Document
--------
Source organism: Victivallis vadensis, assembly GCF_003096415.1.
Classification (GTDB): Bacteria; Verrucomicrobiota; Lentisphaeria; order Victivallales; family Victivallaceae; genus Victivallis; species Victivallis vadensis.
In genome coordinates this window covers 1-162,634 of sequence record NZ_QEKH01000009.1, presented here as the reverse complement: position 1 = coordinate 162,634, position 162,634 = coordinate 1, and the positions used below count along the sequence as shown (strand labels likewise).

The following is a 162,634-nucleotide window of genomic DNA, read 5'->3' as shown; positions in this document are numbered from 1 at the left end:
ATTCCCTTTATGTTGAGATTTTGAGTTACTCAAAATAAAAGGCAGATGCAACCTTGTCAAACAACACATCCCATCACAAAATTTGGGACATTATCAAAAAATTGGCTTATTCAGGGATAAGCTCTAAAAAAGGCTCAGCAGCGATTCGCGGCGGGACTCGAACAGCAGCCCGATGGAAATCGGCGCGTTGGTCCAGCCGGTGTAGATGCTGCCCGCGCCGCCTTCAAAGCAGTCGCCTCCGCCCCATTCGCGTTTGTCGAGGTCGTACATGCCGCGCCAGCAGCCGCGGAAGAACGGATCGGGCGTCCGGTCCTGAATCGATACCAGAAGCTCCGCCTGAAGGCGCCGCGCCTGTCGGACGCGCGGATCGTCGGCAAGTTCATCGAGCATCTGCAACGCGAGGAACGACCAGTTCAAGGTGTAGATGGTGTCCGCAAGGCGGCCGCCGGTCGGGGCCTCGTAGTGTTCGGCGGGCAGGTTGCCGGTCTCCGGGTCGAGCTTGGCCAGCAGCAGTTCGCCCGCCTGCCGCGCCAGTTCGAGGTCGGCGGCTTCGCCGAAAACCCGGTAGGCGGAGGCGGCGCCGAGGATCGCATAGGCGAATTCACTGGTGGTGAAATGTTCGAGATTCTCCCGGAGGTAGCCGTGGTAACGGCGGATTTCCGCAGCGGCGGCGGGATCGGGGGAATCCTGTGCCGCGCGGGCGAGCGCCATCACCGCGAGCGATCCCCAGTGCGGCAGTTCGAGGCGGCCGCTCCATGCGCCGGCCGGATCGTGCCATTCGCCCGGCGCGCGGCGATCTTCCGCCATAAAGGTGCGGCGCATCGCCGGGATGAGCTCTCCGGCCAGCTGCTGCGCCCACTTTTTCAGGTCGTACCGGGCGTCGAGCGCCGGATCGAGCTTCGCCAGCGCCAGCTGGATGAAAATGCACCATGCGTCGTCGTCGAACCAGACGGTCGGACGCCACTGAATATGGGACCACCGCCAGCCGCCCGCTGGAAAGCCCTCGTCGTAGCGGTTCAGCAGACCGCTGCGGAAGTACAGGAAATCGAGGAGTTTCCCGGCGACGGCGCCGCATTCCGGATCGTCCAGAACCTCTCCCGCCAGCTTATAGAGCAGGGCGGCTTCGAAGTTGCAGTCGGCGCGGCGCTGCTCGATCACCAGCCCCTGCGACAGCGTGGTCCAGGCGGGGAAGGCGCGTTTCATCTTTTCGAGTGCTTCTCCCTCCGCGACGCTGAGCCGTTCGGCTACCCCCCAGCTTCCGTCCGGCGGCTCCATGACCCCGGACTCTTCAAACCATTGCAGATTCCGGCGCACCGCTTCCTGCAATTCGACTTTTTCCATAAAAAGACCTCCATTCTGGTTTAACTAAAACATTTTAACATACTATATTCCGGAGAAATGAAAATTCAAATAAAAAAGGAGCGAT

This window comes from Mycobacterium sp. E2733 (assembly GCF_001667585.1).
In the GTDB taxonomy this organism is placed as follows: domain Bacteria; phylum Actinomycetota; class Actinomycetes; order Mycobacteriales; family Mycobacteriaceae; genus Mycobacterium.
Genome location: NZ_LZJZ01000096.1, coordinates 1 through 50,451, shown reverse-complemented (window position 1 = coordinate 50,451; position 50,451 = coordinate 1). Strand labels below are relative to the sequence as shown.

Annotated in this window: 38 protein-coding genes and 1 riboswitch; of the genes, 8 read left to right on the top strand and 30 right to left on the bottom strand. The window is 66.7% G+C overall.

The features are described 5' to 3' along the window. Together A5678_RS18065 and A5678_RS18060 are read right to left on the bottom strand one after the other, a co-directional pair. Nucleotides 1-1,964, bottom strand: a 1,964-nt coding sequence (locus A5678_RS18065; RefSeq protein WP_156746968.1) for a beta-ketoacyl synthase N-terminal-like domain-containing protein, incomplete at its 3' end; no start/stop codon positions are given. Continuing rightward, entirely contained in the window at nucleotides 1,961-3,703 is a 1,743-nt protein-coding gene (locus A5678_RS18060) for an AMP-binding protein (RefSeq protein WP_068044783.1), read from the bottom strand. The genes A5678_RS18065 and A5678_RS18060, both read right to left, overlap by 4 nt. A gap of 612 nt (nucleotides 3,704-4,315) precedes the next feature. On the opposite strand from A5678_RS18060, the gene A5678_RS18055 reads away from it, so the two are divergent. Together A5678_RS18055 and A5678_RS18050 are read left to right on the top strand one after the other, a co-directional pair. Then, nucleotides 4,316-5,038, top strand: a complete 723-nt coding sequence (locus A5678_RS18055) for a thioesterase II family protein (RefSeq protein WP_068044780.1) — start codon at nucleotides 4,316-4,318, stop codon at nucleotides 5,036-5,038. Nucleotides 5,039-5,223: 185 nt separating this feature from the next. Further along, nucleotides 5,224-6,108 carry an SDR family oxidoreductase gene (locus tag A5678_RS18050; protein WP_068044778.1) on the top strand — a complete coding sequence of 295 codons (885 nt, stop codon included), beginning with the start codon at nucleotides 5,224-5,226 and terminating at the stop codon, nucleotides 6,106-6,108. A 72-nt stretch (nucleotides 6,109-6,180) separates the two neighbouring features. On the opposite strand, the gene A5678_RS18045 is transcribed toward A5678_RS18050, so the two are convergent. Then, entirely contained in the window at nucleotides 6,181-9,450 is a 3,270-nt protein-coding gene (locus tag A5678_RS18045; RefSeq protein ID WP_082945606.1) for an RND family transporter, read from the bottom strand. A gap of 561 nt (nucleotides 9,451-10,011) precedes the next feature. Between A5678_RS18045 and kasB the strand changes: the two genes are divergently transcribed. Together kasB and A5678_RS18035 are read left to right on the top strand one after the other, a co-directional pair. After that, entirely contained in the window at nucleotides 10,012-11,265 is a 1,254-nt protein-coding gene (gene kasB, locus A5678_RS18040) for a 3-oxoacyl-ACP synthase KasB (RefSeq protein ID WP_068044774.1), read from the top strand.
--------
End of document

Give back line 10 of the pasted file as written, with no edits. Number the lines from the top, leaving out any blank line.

The features are described 5' to 3' along the window. Together A5678_RS18065 and A5678_RS18060 are read right to left on the bottom strand one after the other, a co-directional pair. Nucleotides 1-1,964, bottom strand: a 1,964-nt coding sequence (locus A5678_RS18065; RefSeq protein WP_156746968.1) for a beta-ketoacyl synthase N-terminal-like domain-containing protein, incomplete at its 3' end; no start/stop codon positions are given. Continuing rightward, entirely contained in the window at nucleotides 1,961-3,703 is a 1,743-nt protein-coding gene (locus A5678_RS18060) for an AMP-binding protein (RefSeq protein WP_068044783.1), read from the bottom strand. The genes A5678_RS18065 and A5678_RS18060, both read right to left, overlap by 4 nt. A gap of 612 nt (nucleotides 3,704-4,315) precedes the next feature. On the opposite strand from A5678_RS18060, the gene A5678_RS18055 reads away from it, so the two are divergent. Together A5678_RS18055 and A5678_RS18050 are read left to right on the top strand one after the other, a co-directional pair. Then, nucleotides 4,316-5,038, top strand: a complete 723-nt coding sequence (locus A5678_RS18055) for a thioesterase II family protein (RefSeq protein WP_068044780.1) — start codon at nucleotides 4,316-4,318, stop codon at nucleotides 5,036-5,038. Nucleotides 5,039-5,223: 185 nt separating this feature from the next. Further along, nucleotides 5,224-6,108 carry an SDR family oxidoreductase gene (locus tag A5678_RS18050; protein WP_068044778.1) on the top strand — a complete coding sequence of 295 codons (885 nt, stop codon included), beginning with the start codon at nucleotides 5,224-5,226 and terminating at the stop codon, nucleotides 6,106-6,108. A 72-nt stretch (nucleotides 6,109-6,180) separates the two neighbouring features. On the opposite strand, the gene A5678_RS18045 is transcribed toward A5678_RS18050, so the two are convergent. Then, entirely contained in the window at nucleotides 6,181-9,450 is a 3,270-nt protein-coding gene (locus tag A5678_RS18045; RefSeq protein ID WP_082945606.1) for an RND family transporter, read from the bottom strand. A gap of 561 nt (nucleotides 9,451-10,011) precedes the next feature. Between A5678_RS18045 and kasB the strand changes: the two genes are divergently transcribed. Together kasB and A5678_RS18035 are read left to right on the top strand one after the other, a co-directional pair. After that, entirely contained in the window at nucleotides 10,012-11,265 is a 1,254-nt protein-coding gene (gene kasB, locus A5678_RS18040) for a 3-oxoacyl-ACP synthase KasB (RefSeq protein ID WP_068044774.1), read from the top strand.